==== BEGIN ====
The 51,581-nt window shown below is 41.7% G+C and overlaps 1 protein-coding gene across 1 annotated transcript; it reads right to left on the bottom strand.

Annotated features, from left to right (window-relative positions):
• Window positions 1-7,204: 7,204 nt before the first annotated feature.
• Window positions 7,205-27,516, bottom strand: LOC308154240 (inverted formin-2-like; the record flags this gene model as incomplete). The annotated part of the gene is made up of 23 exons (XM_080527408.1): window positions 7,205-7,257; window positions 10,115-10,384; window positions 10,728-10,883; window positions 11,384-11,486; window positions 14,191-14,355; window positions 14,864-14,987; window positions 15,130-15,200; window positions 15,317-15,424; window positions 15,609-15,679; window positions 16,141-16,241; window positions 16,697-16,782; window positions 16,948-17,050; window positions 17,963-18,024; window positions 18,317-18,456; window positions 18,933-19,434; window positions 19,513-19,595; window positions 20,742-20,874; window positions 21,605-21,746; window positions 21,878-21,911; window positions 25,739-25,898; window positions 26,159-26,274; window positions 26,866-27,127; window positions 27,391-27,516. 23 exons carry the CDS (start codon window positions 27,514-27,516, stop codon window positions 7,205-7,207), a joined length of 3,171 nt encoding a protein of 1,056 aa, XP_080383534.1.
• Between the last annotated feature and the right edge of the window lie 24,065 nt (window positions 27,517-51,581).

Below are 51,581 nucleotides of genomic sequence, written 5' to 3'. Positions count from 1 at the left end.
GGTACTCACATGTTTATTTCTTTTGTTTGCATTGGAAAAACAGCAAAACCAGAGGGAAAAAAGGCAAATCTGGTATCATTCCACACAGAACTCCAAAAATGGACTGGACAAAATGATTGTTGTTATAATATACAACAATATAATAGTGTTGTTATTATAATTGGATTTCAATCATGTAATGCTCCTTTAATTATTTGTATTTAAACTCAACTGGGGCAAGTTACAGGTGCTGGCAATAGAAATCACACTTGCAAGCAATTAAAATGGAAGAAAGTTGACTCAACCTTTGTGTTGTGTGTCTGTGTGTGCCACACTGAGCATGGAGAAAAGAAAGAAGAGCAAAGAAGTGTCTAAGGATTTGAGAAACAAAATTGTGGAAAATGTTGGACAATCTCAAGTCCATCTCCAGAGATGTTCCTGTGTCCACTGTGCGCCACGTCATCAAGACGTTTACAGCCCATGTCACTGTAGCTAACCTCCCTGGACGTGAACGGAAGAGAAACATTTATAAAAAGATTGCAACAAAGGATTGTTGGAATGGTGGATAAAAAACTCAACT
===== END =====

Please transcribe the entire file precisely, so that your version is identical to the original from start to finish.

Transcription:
The 51,581-nt window shown below is 41.7% G+C and overlaps 1 protein-coding gene across 1 annotated transcript; it reads right to left on the bottom strand.

Annotated features, from left to right (window-relative positions):
• Window positions 1-7,204: 7,204 nt before the first annotated feature.
• Window positions 7,205-27,516, bottom strand: LOC308154240 (inverted formin-2-like; the record flags this gene model as incomplete). The annotated part of the gene is made up of 23 exons (XM_080527408.1): window positions 7,205-7,257; window positions 10,115-10,384; window positions 10,728-10,883; window positions 11,384-11,486; window positions 14,191-14,355; window positions 14,864-14,987; window positions 15,130-15,200; window positions 15,317-15,424; window positions 15,609-15,679; window positions 16,141-16,241; window positions 16,697-16,782; window positions 16,948-17,050; window positions 17,963-18,024; window positions 18,317-18,456; window positions 18,933-19,434; window positions 19,513-19,595; window positions 20,742-20,874; window positions 21,605-21,746; window positions 21,878-21,911; window positions 25,739-25,898; window positions 26,159-26,274; window positions 26,866-27,127; window positions 27,391-27,516. 23 exons carry the CDS (start codon window positions 27,514-27,516, stop codon window positions 7,205-7,207), a joined length of 3,171 nt encoding a protein of 1,056 aa, XP_080383534.1.
• Between the last annotated feature and the right edge of the window lie 24,065 nt (window positions 27,517-51,581).

Below are 51,581 nucleotides of genomic sequence, written 5' to 3'. Positions count from 1 at the left end.
GGTACTCACATGTTTATTTCTTTTGTTTGCATTGGAAAAACAGCAAAACCAGAGGGAAAAAAGGCAAATCTGGTATCATTCCACACAGAACTCCAAAAATGGACTGGACAAAATGATTGTTGTTATAATATACAACAATATAATAGTGTTGTTATTATAATTGGATTTCAATCATGTAATGCTCCTTTAATTATTTGTATTTAAACTCAACTGGGGCAAGTTACAGGTGCTGGCAATAGAAATCACACTTGCAAGCAATTAAAATGGAAGAAAGTTGACTCAACCTTTGTGTTGTGTGTCTGTGTGTGCCACACTGAGCATGGAGAAAAGAAAGAAGAGCAAAGAAGTGTCTAAGGATTTGAGAAACAAAATTGTGGAAAATGTTGGACAATCTCAAGTCCATCTCCAGAGATGTTCCTGTGTCCACTGTGCGCCACGTCATCAAGACGTTTACAGCCCATGTCACTGTAGCTAACCTCCCTGGACGTGAACGGAAGAGAAACATTTATAAAAAGATTGCAACAAAGGATTGTTGGAATGGTGGATAAAAAACTCAACT